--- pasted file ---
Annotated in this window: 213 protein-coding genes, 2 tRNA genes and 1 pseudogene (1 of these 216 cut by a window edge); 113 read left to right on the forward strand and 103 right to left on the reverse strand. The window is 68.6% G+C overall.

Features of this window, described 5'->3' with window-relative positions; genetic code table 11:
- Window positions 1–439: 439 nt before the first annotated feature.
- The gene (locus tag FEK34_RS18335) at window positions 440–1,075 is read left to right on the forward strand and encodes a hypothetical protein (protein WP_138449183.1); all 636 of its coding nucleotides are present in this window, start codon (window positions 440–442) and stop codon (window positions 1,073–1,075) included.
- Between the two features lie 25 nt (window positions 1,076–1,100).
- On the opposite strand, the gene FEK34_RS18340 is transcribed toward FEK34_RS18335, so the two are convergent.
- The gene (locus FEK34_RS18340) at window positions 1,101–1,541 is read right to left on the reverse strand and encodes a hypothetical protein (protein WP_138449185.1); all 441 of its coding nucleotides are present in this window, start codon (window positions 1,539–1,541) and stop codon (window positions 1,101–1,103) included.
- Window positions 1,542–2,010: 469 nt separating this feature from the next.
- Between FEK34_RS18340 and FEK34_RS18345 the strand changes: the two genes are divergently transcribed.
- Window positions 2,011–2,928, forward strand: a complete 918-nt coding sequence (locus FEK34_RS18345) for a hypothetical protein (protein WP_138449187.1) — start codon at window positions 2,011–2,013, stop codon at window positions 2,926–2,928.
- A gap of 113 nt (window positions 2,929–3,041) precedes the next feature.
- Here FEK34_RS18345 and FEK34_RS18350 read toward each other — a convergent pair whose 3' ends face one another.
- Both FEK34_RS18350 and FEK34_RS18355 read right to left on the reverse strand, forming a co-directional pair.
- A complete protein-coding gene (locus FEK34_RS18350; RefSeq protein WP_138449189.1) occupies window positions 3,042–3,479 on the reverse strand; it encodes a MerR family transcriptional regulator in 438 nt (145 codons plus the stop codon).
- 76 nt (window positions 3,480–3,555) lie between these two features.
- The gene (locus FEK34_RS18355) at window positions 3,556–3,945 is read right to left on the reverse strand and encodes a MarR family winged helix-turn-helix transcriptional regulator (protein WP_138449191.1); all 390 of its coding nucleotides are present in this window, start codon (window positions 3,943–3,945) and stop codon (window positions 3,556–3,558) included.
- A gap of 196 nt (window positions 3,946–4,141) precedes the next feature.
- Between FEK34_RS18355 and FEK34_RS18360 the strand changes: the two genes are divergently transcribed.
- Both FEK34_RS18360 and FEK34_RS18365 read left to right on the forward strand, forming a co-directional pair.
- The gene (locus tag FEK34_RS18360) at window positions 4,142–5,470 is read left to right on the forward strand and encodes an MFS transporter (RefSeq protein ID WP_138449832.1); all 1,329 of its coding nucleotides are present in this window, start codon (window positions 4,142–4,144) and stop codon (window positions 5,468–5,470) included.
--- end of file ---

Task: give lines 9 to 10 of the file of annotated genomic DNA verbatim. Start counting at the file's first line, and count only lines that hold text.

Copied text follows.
- Between FEK34_RS18340 and FEK34_RS18345 the strand changes: the two genes are divergently transcribed.
- Window positions 2,011–2,928, forward strand: a complete 918-nt coding sequence (locus FEK34_RS18345) for a hypothetical protein (protein WP_138449187.1) — start codon at window positions 2,011–2,013, stop codon at window positions 2,926–2,928.